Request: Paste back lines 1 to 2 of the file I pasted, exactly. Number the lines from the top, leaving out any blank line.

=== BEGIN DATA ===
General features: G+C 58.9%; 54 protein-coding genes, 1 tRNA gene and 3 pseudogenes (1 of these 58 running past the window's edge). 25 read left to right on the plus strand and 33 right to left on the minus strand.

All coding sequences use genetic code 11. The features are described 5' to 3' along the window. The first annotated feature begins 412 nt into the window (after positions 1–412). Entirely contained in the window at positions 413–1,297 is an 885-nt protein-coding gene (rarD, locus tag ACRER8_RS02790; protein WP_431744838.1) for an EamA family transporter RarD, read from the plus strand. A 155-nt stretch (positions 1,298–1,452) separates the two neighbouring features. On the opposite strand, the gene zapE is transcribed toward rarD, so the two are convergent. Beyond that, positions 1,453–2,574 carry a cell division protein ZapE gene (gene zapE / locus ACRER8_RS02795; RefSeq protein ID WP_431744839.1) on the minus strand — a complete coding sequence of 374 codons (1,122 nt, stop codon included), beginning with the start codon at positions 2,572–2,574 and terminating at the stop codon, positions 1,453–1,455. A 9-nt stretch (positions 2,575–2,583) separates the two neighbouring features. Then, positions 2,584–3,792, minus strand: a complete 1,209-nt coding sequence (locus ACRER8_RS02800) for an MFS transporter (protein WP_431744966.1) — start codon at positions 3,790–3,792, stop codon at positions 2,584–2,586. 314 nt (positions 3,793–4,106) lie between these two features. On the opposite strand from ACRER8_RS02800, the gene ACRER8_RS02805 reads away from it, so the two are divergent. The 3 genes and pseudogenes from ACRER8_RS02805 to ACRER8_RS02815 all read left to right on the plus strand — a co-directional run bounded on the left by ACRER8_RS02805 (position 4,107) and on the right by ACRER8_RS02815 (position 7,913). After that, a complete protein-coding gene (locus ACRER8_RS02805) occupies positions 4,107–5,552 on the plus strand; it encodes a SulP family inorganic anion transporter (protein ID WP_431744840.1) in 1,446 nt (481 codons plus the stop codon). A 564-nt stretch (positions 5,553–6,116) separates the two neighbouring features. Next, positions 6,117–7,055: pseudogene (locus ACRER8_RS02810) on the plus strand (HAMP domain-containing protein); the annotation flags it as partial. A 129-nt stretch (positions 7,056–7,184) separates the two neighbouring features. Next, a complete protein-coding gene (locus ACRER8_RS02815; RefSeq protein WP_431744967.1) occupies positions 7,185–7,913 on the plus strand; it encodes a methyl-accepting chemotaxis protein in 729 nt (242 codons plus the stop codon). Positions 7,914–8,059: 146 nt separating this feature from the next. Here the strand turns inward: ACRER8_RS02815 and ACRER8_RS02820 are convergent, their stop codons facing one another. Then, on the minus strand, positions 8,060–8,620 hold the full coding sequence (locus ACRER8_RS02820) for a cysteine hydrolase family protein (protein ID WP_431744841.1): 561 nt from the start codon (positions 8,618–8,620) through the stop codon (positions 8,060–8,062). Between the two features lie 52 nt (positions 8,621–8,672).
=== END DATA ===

General features: G+C 58.9%; 54 protein-coding genes, 1 tRNA gene and 3 pseudogenes (1 of these 58 running past the window's edge). 25 read left to right on the plus strand and 33 right to left on the minus strand.

All coding sequences use genetic code 11. The features are described 5' to 3' along the window. The first annotated feature begins 412 nt into the window (after positions 1–412). Entirely contained in the window at positions 413–1,297 is an 885-nt protein-coding gene (rarD, locus tag ACRER8_RS02790; protein WP_431744838.1) for an EamA family transporter RarD, read from the plus strand. A 155-nt stretch (positions 1,298–1,452) separates the two neighbouring features. On the opposite strand, the gene zapE is transcribed toward rarD, so the two are convergent. Beyond that, positions 1,453–2,574 carry a cell division protein ZapE gene (gene zapE / locus ACRER8_RS02795; RefSeq protein ID WP_431744839.1) on the minus strand — a complete coding sequence of 374 codons (1,122 nt, stop codon included), beginning with the start codon at positions 2,572–2,574 and terminating at the stop codon, positions 1,453–1,455. A 9-nt stretch (positions 2,575–2,583) separates the two neighbouring features. Then, positions 2,584–3,792, minus strand: a complete 1,209-nt coding sequence (locus ACRER8_RS02800) for an MFS transporter (protein WP_431744966.1) — start codon at positions 3,790–3,792, stop codon at positions 2,584–2,586. 314 nt (positions 3,793–4,106) lie between these two features. On the opposite strand from ACRER8_RS02800, the gene ACRER8_RS02805 reads away from it, so the two are divergent. The 3 genes and pseudogenes from ACRER8_RS02805 to ACRER8_RS02815 all read left to right on the plus strand — a co-directional run bounded on the left by ACRER8_RS02805 (position 4,107) and on the right by ACRER8_RS02815 (position 7,913). After that, a complete protein-coding gene (locus ACRER8_RS02805) occupies positions 4,107–5,552 on the plus strand; it encodes a SulP family inorganic anion transporter (protein ID WP_431744840.1) in 1,446 nt (481 codons plus the stop codon). A 564-nt stretch (positions 5,553–6,116) separates the two neighbouring features. Next, positions 6,117–7,055: pseudogene (locus ACRER8_RS02810) on the plus strand (HAMP domain-containing protein); the annotation flags it as partial. A 129-nt stretch (positions 7,056–7,184) separates the two neighbouring features. Next, a complete protein-coding gene (locus ACRER8_RS02815; RefSeq protein WP_431744967.1) occupies positions 7,185–7,913 on the plus strand; it encodes a methyl-accepting chemotaxis protein in 729 nt (242 codons plus the stop codon). Positions 7,914–8,059: 146 nt separating this feature from the next. Here the strand turns inward: ACRER8_RS02815 and ACRER8_RS02820 are convergent, their stop codons facing one another. Then, on the minus strand, positions 8,060–8,620 hold the full coding sequence (locus ACRER8_RS02820) for a cysteine hydrolase family protein (protein ID WP_431744841.1): 561 nt from the start codon (positions 8,618–8,620) through the stop codon (positions 8,060–8,062). Between the two features lie 52 nt (positions 8,621–8,672).